John Morrissey was born in Ireland in 1831 and immigrated with his parents to Troy, New York in 1834. John did not learn to read and write until he was 18 or 19 and spent his youth involved with street gangs. He was arrested several times for burglary and assault with intent to kill and served time in jail, all before age 18. John earned a reputation in Troy as a tough street fighter and his gang, the Downtowns, were constantly at war with another gang, the Uptowns.
He began to think of pursuing a career as a professional prizefighter and moved to New York City in 1849.
Morrissey paid a visit to Captain Isaiah Rynders’ Empire Club on Park Row and immediately started fighting with the occupants in the bar. Rynders, a Tammany Hall politician was so impressed by his fighting skills that he hired Morrissey as a shoulder-hitter and immigrant runner. Morrissey also earned money as an immigrant runner for a boarding house. A boarding house runner boarded ships bringing in new immigrants in order to induce them to take lodging in the boarding house they represented. The idea was to charge exorbitant prices and cheat the newly arrived immigrants out of their money and sometimes even their luggage. His duties as an immigrant runner for Isaiah Rynders involved bringing in new immigrants to cast their votes for the Tammany Hall candidate. In the capacity of shoulder-hitter, Morrissey enforced the will of his political boss, Rynders, by using threats or violence. Usually this involved persuading voters to make the “correct” choice at election time.
Morrissey wanted to see the west and decided to travel to San Francisco, California in 1851.
He soon established himself as a gambler and set up a Faro game. Morrissey was very adroit at cheating suckers with his dishonest game and managed to acquire a large bank roll. While he was in California, Morrissey appeared in the professional prizefighter ring for the first time, earning $4,000 plus a side bet of $1,000. He returned to New York in 1853 and went on to become the American boxing champion by defeating Yankee Sullivan.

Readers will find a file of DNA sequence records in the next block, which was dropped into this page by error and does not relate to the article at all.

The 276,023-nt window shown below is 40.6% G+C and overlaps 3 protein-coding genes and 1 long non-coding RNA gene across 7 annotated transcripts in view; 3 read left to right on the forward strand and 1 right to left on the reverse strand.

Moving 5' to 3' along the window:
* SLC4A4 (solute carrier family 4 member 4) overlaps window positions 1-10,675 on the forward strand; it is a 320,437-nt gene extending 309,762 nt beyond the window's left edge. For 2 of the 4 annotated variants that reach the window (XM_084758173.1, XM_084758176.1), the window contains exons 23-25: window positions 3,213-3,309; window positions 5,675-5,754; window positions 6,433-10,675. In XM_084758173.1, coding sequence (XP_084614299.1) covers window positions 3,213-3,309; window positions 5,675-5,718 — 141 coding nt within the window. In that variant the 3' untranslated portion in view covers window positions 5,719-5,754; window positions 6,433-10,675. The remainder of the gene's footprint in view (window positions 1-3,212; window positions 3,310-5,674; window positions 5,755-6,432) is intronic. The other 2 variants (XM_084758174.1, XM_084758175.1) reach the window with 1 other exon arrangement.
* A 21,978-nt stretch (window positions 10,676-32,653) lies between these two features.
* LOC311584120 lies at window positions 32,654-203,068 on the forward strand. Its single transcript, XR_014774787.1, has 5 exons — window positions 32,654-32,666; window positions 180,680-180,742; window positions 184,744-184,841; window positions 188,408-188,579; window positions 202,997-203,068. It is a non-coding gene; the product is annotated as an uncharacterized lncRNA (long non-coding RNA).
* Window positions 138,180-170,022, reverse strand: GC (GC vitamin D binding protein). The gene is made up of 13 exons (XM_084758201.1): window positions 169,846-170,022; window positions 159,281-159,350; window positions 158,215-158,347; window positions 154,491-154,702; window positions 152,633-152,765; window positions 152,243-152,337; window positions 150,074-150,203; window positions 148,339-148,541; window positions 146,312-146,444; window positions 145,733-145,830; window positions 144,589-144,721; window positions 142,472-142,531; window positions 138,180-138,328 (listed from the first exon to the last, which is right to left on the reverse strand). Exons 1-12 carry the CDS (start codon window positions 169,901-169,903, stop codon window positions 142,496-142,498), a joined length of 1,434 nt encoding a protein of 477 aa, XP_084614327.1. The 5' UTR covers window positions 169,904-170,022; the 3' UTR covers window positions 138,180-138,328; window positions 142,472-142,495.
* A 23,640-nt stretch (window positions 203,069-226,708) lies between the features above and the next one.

Upon his return to New York City, Morrissey resumed working for Captain Rynders and Tammany Hall. He organized a gang of shoulder-hitters and began an ongoing battle with William Poole (Bill the Butcher) and his Washington Street gang (representing the American Natives or also called Know-Nothing political party). William Poole humiliated Morrissey by beating him in a fight in July of 1854 at Amos Dock, New York. After his defeat, Morrissey and his friends planned on the ultimate demise of Bill the Butcher. Their battles came to a climax on Feb. 25, 1855 at Stanwix Hall, a saloon on Broadway, where Bill was mortally wounded by Lew Baker, a friend of Morrissey. Poole died on March 8, 1855. Although Morrissey was believed to have been the mastermind behind Poole’s murder, he was not convicted of the crime, nor was Lew Baker.
Morrissey went on to open up gambling houses and over time amassed a sizeable fortune in those days of 1.5 million. Saratoga Club House, in Saratoga Springs, was his biggest gambling house, drawing visitors from all over the world. Unfortunately, Morrissey and his wife tried, in vain, to become members of the aristocratic society and took the advice of Commodore Cornelius Vanderbilt, only to lose a large sum in the stock market. Morrissey, due to his reputation as a gambler and fighter, never was accepted by the aristocratic society but he did manage to become elected twice to Congress and enjoyed the fruits of political power. He died in 1878 of pneumonia.
This article was written by Frances Carle (Asbury) and may not be published, broadcast, rewritten, copied or redistributed in any form without permission. The background information came from New York City newspapers and Herbert Asbury’s “Sucker’s Progress”, 1938.